The earliest example of hospitality is found in the life of Abraham. Abraham is the recipient of hospitality when he is in Egypt (Gen 12:10-20) and with Abimelech (Gen 20). He is also the recipient of hospitality when the Hittites allow him to bury Sarah (Gen. 23). But more than just being the recipient of hospitality he also offers hospitality. The most powerful example is found in Gen 18 when Abraham welcomes the Lord himself into his tent. (This story is used by the author of Hebrews as a reason for us to show hospitality to others.). There are other examples we can look at: Boaz and Ruth (Ruth), David and Mephibosheth (2 Sam. 9), or Elijah and the Widow of Zarephath (1 Kings 17).
Beyond examples, however, the Lord commands the people of Israel to be hospitable because they had been recipient of his gracious welcome. Deuteronomy 26:5-19 and Leviticus 19:33-34 are two examples of the Lord rooting the command for hospitality in his act of redeeming them from Egypt. As John Piper has stated: “For the people of God in the Old Testament the duty of hospitality came right from the center of who God was. I am the Lord your God who made a home for you and brought you there with all my might and all my soul. Therefore, you shall love the stranger as yourself. You shall be holy as I am holy.”
So when we come to the Gospels it should not surprise us to see how the Lord Jesus lives out the gracious welcome of God. He is accosted because he eats with sinners and tax collectors (Mt 9.9-13, Mk. 2.15-17, Lk 5.27-32). He feeds large crowds of people (Mk 6:30-44; 8:1-10). He sends out the disciples to minister in his name and makes them dependent on the hospitality they receive (Mt 10.5-42; Mk 6.7-13; Lk 9.2-6, 10.1-17).
Finally, throughout the book of Acts we see examples of hospitality: Peter and Cornelius (Acts 10.24-48); Paul is welcomed by believers after his conversion (Acts 9:19-22), and Lydia welcoming Paul (Acts 16:11-15) just to name a few.
So we see that the commands to show hospitality are rooted in God’s character, his acts of salvation, and the example of Jesus and his saints in both the Old and New Testaments. Sometimes they are acts of great importance. Other times they are a shared meal. Always they are acts of gracious welcome.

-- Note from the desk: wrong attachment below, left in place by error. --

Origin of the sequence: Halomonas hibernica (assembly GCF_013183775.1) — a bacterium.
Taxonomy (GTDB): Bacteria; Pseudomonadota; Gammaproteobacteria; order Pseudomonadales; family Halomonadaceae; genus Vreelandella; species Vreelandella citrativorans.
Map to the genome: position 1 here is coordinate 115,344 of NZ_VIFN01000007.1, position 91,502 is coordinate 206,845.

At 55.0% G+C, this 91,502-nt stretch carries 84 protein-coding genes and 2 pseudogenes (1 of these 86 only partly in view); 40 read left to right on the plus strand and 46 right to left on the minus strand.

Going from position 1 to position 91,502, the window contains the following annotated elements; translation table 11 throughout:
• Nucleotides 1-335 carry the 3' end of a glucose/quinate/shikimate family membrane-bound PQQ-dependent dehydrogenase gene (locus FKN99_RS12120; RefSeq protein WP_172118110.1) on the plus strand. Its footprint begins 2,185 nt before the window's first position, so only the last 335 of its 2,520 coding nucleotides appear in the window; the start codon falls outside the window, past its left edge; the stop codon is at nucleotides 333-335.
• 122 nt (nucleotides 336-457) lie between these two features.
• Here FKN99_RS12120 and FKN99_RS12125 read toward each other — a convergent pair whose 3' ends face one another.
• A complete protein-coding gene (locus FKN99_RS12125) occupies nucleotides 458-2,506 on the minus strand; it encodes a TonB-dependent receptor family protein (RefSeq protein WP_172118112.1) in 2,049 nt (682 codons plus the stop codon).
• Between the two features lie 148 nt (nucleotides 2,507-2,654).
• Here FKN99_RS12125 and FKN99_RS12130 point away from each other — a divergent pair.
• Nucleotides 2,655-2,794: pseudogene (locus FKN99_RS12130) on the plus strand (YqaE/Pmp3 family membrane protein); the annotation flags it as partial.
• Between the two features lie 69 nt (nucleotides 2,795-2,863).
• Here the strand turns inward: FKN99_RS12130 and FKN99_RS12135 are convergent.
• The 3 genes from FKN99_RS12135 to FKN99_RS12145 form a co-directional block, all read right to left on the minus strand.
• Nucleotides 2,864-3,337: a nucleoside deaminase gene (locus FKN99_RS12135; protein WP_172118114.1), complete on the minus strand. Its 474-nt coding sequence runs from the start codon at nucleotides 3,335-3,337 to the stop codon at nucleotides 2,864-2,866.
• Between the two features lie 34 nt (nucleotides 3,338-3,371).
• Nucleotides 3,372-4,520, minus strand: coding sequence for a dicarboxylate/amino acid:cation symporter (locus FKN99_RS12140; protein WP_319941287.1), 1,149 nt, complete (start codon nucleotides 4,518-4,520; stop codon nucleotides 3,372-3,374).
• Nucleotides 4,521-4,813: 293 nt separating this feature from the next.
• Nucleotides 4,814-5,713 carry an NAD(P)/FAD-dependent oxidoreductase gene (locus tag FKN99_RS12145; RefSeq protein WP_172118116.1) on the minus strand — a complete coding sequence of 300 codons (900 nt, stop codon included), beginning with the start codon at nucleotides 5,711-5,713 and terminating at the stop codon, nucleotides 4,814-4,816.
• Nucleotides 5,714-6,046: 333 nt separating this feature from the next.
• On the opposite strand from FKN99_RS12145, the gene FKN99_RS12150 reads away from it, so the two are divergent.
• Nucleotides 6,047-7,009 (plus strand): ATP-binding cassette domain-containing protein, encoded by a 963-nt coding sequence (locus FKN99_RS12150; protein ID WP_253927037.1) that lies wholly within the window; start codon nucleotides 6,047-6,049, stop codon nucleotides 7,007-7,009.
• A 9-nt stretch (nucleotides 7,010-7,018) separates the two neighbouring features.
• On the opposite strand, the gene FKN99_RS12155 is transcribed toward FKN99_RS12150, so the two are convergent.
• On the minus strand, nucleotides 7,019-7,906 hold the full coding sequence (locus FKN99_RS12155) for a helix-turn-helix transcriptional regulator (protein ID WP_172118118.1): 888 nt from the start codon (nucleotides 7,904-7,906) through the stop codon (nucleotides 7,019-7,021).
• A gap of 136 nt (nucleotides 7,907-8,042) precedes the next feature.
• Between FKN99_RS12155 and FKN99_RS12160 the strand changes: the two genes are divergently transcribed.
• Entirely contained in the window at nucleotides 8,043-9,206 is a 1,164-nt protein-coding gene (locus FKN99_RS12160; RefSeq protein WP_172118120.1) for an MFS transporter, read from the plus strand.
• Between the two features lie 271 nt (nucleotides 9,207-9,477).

What are the obstacles standing in the way of your sharing a gracious welcome? In my experience there are usually three.
First there is the obstacle of knowledge, “I didn't know I needed to do it.” Hopefully this article will at least be the start of removing this obstacle for you. If this is the obstacle you are facing right now I hope you’ll commit to learning more of what Scripture teaches.
Secondly there is the obstacle of motivation, “I don't want to do it.” Ask the Lord to change your heart.
Finally, there is the obstacles of skills, “I don't know how to do it.” Here is a short list of ideas to help you:
• Invite someone to come along with you. If you are already planning on going somewhere (a park, the beach, a museum) think about who you can invite to join you.
• Collect and file simple, inexpensive recipes for desserts and meals. Hospitality is not about fancy meals but about making other feel welcomed.
• Partner with others. Is there someone you already know well that could join you in showing hospitality? Some of the fear of the unknown goes away when we work together.
There really is no substitute. To be hospitable people we have to practice hospitality. Hospitality takes work. But hospitality is also a blessing.
For additional reading, visit http://www.desiringgod.org/messages/strategic-hospitality
Omar, Kate and their kids have loved being a part CTK and living in Boston. Omar works in the CTK Church Planting Center as the Leadership Development Director. Before moving to Boston he pastored in South Florida. To learn more about Omar, visit http://www.ortizinboston.com/.